Source: (2008) Changing ways / building skills, 12(2): pg. 1.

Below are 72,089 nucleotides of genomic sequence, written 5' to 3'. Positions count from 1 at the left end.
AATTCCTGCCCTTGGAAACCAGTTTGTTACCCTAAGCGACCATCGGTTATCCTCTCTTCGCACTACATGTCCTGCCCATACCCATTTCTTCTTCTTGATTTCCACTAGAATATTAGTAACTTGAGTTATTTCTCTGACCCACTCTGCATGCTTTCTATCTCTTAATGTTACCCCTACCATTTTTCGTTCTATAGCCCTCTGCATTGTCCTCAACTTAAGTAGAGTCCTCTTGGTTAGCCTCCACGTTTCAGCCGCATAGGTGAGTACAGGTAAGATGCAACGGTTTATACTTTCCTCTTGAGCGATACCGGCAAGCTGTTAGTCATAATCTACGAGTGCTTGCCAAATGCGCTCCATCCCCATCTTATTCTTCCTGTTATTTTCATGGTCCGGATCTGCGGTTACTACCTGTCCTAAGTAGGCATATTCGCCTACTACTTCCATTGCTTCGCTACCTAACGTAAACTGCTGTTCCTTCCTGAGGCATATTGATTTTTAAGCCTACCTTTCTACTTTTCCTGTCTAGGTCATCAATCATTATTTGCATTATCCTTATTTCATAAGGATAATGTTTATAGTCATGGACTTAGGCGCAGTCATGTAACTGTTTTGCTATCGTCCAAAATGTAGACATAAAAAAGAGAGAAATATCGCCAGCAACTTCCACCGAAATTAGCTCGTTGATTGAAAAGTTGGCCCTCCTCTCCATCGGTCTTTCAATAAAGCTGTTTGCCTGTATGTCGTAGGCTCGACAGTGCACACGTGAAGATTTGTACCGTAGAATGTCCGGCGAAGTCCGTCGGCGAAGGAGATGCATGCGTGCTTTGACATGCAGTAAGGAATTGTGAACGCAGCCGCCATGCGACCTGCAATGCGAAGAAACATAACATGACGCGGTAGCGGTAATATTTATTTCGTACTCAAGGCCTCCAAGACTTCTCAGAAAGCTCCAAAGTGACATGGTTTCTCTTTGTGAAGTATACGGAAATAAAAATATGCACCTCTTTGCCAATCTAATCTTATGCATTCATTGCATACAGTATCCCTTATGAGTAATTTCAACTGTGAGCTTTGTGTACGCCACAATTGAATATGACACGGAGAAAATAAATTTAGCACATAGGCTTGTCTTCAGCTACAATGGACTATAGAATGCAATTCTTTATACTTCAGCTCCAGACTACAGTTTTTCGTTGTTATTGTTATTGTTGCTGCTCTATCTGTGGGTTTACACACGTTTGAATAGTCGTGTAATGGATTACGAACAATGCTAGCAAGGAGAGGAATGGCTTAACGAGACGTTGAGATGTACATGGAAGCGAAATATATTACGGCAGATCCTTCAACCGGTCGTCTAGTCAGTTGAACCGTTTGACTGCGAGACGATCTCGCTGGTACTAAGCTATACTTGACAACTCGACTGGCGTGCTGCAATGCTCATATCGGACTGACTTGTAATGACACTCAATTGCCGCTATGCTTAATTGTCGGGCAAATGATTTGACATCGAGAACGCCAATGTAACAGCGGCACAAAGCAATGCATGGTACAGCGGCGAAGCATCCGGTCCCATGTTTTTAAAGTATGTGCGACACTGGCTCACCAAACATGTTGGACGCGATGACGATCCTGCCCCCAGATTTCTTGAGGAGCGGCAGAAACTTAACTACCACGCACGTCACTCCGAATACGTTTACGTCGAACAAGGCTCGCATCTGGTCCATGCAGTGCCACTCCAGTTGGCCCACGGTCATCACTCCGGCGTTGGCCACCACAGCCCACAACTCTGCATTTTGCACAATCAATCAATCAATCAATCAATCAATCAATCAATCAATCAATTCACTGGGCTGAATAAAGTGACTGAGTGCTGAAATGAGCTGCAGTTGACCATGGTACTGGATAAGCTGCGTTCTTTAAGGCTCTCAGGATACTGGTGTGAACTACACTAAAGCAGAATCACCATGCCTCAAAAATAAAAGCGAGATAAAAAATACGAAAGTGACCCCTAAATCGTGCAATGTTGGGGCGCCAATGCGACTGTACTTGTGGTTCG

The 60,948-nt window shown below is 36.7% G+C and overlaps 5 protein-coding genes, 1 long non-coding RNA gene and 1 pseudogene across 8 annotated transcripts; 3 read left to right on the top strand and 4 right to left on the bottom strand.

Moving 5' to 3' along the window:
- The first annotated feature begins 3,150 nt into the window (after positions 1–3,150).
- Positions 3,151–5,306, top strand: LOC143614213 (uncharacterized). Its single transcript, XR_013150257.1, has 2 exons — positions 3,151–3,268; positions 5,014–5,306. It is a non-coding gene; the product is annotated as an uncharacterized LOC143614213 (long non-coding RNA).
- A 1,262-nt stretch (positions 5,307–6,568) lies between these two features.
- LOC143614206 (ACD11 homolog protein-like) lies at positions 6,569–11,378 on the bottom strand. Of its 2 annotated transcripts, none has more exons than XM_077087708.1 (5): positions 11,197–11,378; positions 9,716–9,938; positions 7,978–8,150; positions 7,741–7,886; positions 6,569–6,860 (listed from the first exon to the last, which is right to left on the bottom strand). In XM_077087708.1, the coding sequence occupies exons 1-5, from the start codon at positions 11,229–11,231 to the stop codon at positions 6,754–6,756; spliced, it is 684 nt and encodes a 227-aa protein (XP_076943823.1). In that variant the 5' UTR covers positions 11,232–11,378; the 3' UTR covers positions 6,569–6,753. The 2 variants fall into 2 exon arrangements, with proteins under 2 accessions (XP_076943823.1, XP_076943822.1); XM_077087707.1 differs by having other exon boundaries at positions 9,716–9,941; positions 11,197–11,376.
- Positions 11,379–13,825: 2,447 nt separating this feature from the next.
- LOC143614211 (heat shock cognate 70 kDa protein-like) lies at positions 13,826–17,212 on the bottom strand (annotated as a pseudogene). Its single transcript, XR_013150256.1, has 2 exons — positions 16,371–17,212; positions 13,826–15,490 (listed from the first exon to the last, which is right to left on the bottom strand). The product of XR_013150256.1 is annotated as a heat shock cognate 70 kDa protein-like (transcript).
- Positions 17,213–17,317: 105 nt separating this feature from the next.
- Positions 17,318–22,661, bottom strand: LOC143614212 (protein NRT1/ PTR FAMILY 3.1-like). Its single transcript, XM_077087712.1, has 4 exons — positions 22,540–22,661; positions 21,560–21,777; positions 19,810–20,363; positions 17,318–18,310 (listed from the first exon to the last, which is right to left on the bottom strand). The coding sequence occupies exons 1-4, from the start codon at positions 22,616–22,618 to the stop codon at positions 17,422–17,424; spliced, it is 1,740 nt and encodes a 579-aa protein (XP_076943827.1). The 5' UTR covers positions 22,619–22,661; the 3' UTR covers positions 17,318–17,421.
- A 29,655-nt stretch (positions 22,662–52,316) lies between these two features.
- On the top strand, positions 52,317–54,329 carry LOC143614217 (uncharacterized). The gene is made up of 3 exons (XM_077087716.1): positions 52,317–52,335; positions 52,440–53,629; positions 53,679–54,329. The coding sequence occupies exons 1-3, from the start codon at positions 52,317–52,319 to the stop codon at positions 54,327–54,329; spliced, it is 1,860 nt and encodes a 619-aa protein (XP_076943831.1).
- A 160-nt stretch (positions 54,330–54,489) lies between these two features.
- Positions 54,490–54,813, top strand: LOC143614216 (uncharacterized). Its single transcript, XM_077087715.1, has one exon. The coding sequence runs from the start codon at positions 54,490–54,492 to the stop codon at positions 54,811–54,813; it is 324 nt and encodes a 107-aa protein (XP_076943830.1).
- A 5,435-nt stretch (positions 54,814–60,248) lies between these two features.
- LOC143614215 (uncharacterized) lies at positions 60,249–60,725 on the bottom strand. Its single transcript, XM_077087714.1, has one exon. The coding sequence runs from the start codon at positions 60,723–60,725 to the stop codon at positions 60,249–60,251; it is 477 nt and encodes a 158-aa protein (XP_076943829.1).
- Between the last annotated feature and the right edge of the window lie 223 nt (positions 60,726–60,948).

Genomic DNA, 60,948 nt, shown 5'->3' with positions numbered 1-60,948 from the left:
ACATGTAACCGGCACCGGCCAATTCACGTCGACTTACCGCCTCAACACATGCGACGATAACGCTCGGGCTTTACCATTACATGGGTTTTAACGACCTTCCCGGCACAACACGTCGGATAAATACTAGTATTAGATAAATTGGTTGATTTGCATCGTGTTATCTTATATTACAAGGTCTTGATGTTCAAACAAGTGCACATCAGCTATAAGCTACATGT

In supporting educators’ efforts over the past few years to create a safe, fair and responsive climate in Maine schools, we have found that many people appreciate this particular framework mentioned above: Relational Literacy. Educators recognize the value of building and maintaining connections with students, as these relationships promote both social/emotional and academic growth. And the field of Restorative School Practices, which we have been focusing on recently in this newsletter as well as through various public conferences and workshops, emphasizes the importance of establishing a base or foundation of connectedness among all members of a school. In fact, several writers in this field have chosen to illustrate the “big picture” of restorative practices with a pyramid graphic, in which the bottom section the base represents the “universal” or whole-school approach of creating a healthy and positive culture through strengthening relationships and community within a school. This preventive and proactive “groundwork” in relational literacy then enables students and staff to work as partners in addressing conflicts that come up in a restorative way. In a future issue I will explore the upper sections of the restorative practices pyramid which look at repairing and rebuilding relationships that have been harmed, but at this time, I’d like to highlight six reasons for beginning the shift towards a “restorative” school through community-building efforts, including the use of Community Circles.